Papers Of Iranian Diplomat Ardeshir Zahedi Now Available!

Tuesday, April 10, 2018

By Heather Hughes

The papers of Ardeshir Zahedi, Iranian statesman and the Shah’s last Ambassador to the United States, are now described and open for research. The bulk of the collection is focused on Zahedi’s  second appointment as Iranian Ambassador to the United States, (1973-1979), but the collection stretches as far back as  the early 1900s with the inclusion of documents from his father, Fazlollah Zahedi. Fazlollah Zahedi was a prominent general and politician who was involved in the 1953 “28 Mordad” overthrow of Mohammad Mossadegh. He then served as Prime Minister of Iran from 1953-1955.

Photographs in the collection document the turmoil of the events in August of 1953, Fazlollah's time in office, and Ardeshir’s entry onto the political scene. In 1958, Ardeshir married Shahnaz Pahlavi, the Shah’s first daughter. Beautiful black and white photographs showcase the glamor of the wedding and elite fashion of the time. Although the marriage between Ardeshir and Shahnaz did not last, he continued to have close relations with the Shah, as is evidenced by his letters to the Shah and the many photographs of the Pahlavi family found in the collection.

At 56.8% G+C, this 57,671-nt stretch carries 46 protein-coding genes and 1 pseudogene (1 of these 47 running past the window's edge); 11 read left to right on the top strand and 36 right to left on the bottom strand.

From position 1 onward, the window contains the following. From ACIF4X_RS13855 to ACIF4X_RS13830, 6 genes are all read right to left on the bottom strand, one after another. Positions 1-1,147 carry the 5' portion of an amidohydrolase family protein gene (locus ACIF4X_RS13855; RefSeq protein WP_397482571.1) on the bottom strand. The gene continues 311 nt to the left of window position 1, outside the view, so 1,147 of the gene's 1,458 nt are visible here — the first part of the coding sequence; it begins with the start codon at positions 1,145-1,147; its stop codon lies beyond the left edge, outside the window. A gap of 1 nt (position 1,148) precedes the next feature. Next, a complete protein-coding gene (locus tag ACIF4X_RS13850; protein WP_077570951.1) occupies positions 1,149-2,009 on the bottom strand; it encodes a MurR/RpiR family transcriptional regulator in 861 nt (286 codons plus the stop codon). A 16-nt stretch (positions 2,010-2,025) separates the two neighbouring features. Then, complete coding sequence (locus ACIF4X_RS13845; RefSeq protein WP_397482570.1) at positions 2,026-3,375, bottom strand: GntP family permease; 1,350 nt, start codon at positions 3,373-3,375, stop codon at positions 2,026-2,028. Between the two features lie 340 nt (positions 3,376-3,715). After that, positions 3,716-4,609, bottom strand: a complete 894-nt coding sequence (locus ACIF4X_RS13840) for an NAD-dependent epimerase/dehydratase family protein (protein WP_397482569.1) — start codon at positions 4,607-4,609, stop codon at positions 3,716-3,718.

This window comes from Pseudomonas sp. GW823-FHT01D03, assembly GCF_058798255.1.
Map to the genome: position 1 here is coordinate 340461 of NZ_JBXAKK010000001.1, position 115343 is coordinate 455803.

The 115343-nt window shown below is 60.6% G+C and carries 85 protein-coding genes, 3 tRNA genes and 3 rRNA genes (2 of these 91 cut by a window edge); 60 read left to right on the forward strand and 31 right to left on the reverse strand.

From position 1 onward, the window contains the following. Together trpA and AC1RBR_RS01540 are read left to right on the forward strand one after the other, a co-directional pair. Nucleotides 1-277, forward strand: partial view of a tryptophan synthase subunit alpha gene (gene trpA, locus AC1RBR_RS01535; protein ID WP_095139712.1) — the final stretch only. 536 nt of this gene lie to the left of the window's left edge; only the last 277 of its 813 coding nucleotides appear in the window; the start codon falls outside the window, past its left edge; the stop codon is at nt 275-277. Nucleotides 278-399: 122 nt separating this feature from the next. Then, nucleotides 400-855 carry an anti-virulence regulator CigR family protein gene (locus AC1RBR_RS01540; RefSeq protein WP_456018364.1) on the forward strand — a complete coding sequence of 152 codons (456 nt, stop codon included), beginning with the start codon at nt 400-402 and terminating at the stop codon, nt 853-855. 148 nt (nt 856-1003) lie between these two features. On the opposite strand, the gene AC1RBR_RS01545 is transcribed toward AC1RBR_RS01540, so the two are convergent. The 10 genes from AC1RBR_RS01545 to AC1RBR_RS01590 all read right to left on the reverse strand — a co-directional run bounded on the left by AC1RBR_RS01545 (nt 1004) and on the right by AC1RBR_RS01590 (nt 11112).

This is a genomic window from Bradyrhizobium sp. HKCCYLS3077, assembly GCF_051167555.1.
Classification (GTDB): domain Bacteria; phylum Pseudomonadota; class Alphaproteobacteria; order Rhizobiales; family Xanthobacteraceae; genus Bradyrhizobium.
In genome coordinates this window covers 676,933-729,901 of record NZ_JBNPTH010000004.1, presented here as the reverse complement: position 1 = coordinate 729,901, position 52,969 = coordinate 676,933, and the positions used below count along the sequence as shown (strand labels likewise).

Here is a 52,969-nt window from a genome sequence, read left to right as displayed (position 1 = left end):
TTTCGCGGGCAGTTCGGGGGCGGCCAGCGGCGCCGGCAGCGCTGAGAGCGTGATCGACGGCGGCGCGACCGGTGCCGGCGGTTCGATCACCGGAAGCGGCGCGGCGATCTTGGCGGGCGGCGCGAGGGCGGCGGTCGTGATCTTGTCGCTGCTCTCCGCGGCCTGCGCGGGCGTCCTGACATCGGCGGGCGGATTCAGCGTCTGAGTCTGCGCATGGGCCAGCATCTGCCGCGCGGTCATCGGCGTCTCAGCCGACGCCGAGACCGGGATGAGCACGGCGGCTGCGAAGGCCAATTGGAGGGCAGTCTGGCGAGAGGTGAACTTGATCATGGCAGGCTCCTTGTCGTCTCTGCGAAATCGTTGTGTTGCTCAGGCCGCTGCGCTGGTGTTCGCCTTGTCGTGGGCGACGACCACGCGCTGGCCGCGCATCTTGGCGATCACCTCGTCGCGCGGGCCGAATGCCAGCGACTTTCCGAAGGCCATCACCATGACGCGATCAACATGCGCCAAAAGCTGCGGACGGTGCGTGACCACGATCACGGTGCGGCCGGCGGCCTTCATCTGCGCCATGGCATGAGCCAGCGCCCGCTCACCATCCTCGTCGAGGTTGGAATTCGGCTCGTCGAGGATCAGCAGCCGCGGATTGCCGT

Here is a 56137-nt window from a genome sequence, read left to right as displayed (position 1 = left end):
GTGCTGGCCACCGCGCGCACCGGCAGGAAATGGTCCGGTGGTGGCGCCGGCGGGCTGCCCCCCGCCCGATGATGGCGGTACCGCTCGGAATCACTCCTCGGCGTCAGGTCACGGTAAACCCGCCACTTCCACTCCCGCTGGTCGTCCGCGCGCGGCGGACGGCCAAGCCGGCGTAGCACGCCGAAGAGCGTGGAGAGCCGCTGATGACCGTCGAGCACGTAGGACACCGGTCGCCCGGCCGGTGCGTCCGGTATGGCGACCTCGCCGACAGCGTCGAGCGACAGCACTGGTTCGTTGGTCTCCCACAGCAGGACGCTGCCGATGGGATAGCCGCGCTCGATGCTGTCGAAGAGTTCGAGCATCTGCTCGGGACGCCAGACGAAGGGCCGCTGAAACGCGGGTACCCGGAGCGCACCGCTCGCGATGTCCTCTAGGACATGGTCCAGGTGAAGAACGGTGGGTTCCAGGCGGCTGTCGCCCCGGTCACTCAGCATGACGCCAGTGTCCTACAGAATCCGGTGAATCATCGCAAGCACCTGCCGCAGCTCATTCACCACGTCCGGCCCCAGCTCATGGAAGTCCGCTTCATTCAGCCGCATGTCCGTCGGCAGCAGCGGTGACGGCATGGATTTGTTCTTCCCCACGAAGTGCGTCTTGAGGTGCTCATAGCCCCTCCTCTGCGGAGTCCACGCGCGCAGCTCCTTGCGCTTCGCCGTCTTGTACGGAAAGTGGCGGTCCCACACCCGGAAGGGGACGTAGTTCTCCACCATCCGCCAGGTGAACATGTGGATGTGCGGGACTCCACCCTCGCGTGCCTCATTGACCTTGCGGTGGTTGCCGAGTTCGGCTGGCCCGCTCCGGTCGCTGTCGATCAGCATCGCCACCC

Ardeshir Zahedi served as Iranian Ambassador to the United States (1960-1962) and to the United Kingdom (1962-1966), but it is his post as Foreign Minister (1966-1971) and his second term as Ambassador to the United States (1973-1979) that are most represented in the papers. His second term constitutes the majority of the papers, and extensive correspondences show a  wide range of political contacts and ever-busy schedule.

It wasn’t all work though, as the photographs of the many parties Zahedi hosted at the embassy attest to. While Ardeshir’s tenure as Ambassador oversaw a time of close U.S.-Iran relations and Mohammad Reza Pahlavi seemed to be at the height of power, documents in the collection reveal a less rosy picture: weapon sales, anti-Shah protests in the United States, and the Cold War lense through which many Americans saw Iranian dissidents can be read in the material.

The Ardeshir Zahedi papers offer valuable insight into Pahlavi-era politics, Iranian foreign relations, particularly with the United States, and diplomatic history. They also allow one to become acquainted with a remarkable personality who exerted considerable influence as Ambassador and trusted advisor to the Shah. While today the Iranian embassy in Washington D.C. lies closed, better times in the embassy are not forgotten.